How To Harvest And Process Your Pears

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Mike Picking Our Pears From One Of Our Pear Trees Yesterday

We love our fruit orchard.  We inherited it when we purchased this farm several years ago.  There are apple trees, nut trees, pear and peach trees, grapes, black raspberries, blackberries and blueberries.  So, we have had to learn alot about fruit and we are continuing to learn all the time.

it is that time of year here in the south – East Tennessee – to harvest pears.  So, we thought we would blog about how to harvest them and what to do with them.

STEP ONE – When To Harvest From Pear Tree

First, it is important to know that most pears to NOT ripen on the tree like other fruit do.  If they do, you will get that thick mealy affect that no one likes.

Pears need to be harvested from the tree and stored in 65 to 75 degree temperature from a period of four to ten days depending on the type of pear.

To know when to harvest the pear from the tree itself, simply take the pear that is currently hanging down vertically and bend it sideways.  If the pear naturally breaks at the stem, it is time to harvest.

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Mike Doing The Pear Test To See If The Pear Is Ready To Pick – With A Twist The Stem Breaks – They Are Ready!

Some of you may notice a brownish, corky or netlike texture that appears on many pear varieties. It ranges in coverage from a small patch, typically near the top of the fruit, to most of the fruit’s surface, the latter being less common. This is called Russeting.  Russeting is natural and does not harm the quality or taste of the fruit. Russeting is commonly due to weather conditions like moisture that develops on the fruit as it grows, with additional factors such as a late frost and/or humidity also playing a role.  The russeted patches are not only edible, but they tend to have a delicious nutty flavor.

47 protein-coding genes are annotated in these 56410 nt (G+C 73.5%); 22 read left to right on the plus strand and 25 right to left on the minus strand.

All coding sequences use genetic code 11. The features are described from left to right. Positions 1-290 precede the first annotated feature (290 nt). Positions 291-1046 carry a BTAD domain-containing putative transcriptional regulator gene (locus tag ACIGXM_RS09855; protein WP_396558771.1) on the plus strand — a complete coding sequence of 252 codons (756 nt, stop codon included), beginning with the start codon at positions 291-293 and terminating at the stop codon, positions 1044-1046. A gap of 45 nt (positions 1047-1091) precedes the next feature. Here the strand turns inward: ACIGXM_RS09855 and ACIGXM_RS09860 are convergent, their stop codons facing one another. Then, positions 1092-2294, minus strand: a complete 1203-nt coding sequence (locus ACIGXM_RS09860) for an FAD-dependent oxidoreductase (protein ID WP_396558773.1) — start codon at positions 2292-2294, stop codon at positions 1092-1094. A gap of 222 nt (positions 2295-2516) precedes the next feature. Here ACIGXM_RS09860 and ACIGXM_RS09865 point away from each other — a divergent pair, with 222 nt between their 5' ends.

STEP TWO – How To Harvest The Pears

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Mike Harvesting Pears With The Ladder On The Ground

You want to really careful when harvesting your pears, both in terms of the climb to reach them and the handling of them so they do not bruise.  What we do is we use a ladder on the ground first to get low hanging pears.  Then we use our ATV with a ladder on top.  My husband climbs up and picks a few pears at a time and hands them to me.  I immediately put them in baskets gently to assure they do not bruise.  We then proceed to immediately take them into a cool place to begin their ripening process.

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Mike Moving The Ladder To The Back Of The Ranger

 

STEP THREE – The Ripening Process Post Harvest

Pears produce ethylene gas, a ripening hormone, inside the fruit which speeds up ripening.  You can kick start the ripening process by putting freshly bought or newly harvested pears in a paper bag with a ripe banana or an apple, both of which give off high quantities of ethylene gas. The bag keeps the gas near the pears, which soak it up and quickly begin producing their own.

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Our Pears Immediately Go Inside With Bananas In Them To Help Them Ripen –

To know when you can use the pear – for pear sauce or fresh eating simply apply pressure from the  thumb to the pear flesh just below where the stem joins the fruit. When the pear yields evenly to gentle pressure, it is time to eat the pear. If you have to push more than slightly, the pear is still not ready to consume.

STEP THREE – How To Use Your Batch Of Ripened Pears

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Some Of Our Pear Harvest 2017

Here are many of the things you can make with your pears –

  • Pears poached in red wine
  • Pear applesauce
  • Pear tarts on puff pastry
  • Pear nectar
  • Pear spice cake
  • Pear butter
  • Pear sorbet
  • Ginger pear upside down cake
  • Pear cidar
  • Pear jam
  • Pickled pears
  • Chocolate dipped pears
  • Serve on the side with pork tenderloin
  • Grilled pear salad
  • Pear pie

What we usually do with our pears is make pear sauce.  We absolutely love it.  Here is how we make it.

PEAR SAUCE

Pear sauce (like applesauce but with pears) is fabulous.  Peel the pears and slice them up into 1 inch pieces, add to a pot and then pour in a little bit of water to help the pears break down. Simmer until the pears are soft, then mash them up with a potato masher. You can add some pieces of crushed fresh ginger to the pot, and there will be a very subtle ginger flavor in the final product. You could also add some fresh vanilla bean, cinnamon stick, or other warm, aromatic spices that you like.

We then proceed to can the pear sauce to last us throughout the winter.

We hope this helps you learn more about pears and how to make them the best pears you have ever had!

God Bless! L. Davis

One thought on “How To Harvest And Process Your Pears

  1. Pingback: 42 Countries In 31 Days ~ Visitors To Our Homesteading and Self-Sufficiency Blog In August | HiBar Ranch -- Celebrating rural living

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